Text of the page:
We look forward to working with you to include this vital measure in any stimulus bill considered by the 111th Congress.


Senators Cantwell, Murray, Wyden, Crapo, Tester, and Senator-elect Merkley

It's nice to see our Northwest Senators working together on policy initiatives that will jumpstart our economy and protect our environment. We applaud their efforts and hope to see more teamwork, for the benefit of our region, during the next Congress.

Sunday, December 21, 2008

Winter Wonderland

Ok, yeah, so all this snow is pretty inconvenient. Let's just get that out of the way. But beyond all the bother, there's really a lot of wonder to be found as well.

We got about eight inches of the fluffy white stuff at my house here in Redmond. More than some, not as much as others. Snow brings out the community. My family and the four neighboring houses around our little cul-de-sac, much like most suburban families, really never talk to one another. There's no animosity involved, it's just that we live our own lives, going to and from work, driving kids to school and soccer practice, then coming home to hole up inside for dinner. It's the routine.

But when the snow comes, the routine gets buried. If we can't drive, our car-culture is paralized. No work, no school, no deadlines.

Our little street is kind of steep, and I know from experience that if anybody drives on it the packed snow will turn to ice and before long nobody will be able to get out. And the city doesn't plow down here. So when the snow comes, the shovels come out. I usually head outside around nine in the morning on a snowy day, and start scooping a one-car-width lane down the street. It's work, but the physical labor is a nice change of pace from sitting at a computer all day, and the exercise keeps me warm.

But I can't manage the whole street myself, especially not when we get an 8 inch dumping. So before long, those neighbors come out with their own shovels. Between the five of us, pretty soon we've got a clear lane of pavement with branches out to everyone's driveways. We talk. Catch up on how each other's kids are doing and what's new in people's lives. I learned that one neighbor is writing a book. Another has an import/export business. One neighbor's kid, who I used to pay to help me with my yardwork, is at the UW now doing his prereq's for the college of engineering.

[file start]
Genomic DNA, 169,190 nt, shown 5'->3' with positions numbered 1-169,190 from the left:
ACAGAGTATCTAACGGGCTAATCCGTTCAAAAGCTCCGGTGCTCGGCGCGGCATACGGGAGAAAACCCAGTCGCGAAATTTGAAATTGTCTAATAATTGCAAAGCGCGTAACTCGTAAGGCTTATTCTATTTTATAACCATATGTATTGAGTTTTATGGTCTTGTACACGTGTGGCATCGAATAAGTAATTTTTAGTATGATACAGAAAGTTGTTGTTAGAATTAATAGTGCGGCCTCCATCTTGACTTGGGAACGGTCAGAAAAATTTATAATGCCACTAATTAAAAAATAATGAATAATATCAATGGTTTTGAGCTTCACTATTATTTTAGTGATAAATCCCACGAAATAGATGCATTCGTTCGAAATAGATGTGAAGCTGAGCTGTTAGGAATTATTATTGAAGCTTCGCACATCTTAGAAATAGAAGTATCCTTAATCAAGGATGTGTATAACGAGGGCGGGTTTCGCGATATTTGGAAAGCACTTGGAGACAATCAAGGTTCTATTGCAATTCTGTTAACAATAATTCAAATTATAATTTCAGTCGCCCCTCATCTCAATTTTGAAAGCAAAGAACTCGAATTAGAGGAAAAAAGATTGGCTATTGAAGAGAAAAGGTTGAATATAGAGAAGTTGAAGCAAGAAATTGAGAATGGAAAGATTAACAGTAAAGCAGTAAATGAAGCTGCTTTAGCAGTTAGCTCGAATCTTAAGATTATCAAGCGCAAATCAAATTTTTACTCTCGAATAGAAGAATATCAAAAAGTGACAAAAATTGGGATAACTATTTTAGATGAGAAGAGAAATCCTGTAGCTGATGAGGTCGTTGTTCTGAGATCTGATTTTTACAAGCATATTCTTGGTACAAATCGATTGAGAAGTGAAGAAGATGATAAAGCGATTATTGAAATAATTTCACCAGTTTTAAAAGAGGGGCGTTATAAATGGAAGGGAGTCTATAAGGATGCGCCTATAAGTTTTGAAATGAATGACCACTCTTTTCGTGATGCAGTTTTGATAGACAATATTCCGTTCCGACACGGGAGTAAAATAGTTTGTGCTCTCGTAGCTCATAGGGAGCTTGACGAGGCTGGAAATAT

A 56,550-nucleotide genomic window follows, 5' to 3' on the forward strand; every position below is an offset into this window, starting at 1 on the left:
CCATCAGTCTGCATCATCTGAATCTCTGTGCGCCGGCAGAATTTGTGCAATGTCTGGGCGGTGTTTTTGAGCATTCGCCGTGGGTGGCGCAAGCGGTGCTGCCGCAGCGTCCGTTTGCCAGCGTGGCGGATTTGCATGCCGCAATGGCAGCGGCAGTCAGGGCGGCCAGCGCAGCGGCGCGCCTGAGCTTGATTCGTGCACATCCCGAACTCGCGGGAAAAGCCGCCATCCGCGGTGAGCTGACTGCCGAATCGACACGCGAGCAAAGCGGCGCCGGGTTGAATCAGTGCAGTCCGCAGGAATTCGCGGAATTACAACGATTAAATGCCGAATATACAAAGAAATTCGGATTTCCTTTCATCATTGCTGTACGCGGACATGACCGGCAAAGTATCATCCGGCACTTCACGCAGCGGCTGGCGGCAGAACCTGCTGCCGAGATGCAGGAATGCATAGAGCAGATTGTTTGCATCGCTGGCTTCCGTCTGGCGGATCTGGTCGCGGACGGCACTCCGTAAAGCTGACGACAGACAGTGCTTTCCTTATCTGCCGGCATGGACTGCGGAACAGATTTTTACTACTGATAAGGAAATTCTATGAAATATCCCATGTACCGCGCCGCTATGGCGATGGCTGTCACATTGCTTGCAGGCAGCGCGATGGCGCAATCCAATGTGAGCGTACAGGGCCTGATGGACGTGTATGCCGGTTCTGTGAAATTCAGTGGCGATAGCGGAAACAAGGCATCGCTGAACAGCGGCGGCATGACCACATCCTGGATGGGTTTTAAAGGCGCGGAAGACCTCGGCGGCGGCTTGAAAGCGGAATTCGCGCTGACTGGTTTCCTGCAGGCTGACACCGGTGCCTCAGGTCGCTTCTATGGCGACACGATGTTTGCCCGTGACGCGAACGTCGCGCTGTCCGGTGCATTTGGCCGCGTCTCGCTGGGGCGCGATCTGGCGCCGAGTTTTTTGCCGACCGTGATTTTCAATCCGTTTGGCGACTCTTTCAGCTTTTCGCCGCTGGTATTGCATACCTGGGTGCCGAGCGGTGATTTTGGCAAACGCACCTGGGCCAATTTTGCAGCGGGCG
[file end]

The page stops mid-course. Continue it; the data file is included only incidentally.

Yeah, the snow's inconvenient. But it brings the neighbors out for some good old-fashioned community. Together we accomplish an impromptu public works project, for the common good, that none of us could manage on our own. There's something wonderful in that.

Yesterday afternoon, back inside the house, I was looking out at our balcony at the snow on the rails and decided to take this picture. This is where the snow tapers off as the rail runs under the eaves. So big deal, right? Well, I know this is tremendously geeky of me, but it put me in mind of something that's been bugging me since High School.

See, although I'm as big an athiest heretic as you're likely to find this side of Richard Dawkins, my mom sent me to a Catholic high school. Which was weird, because on the one hand we had to study the bible and the sacrements and all that stuff, but on the other hand, being a Jesuit-run school the science curriculum was first-rate. I mean, really really excellent, which is why my mom had sent me there in the first place. So since that age, I've been aware not only of the general tension in society between science and religion, but also keenly aware that the two can get along. The Jesuits manage it just fine, which makes me wonder why other religious groups can't. Not all of them, of course, but you know the ones I mean.

So this picture put me in mind of that. Notice the way the snow tapers off. That's a sigmoid curve. Sigmoids show up all over the place. They're in statistics. In population growth dynamics. They are fundamental to the operation of the computer you're staring at right now: the behavior of every one of the billions of transisitors in it is described by a sigmoid curve, albeit one that has such sharp transitions and such a steep slope that it becomes, effectively, an on/off switch. There are many curves that are ubiquitous in mathematics and nature, but the sigmoid must surely rank as one of the more iconic symbols of science and technology.

And here it is, described with elegant beauty in the slope of a snow bank.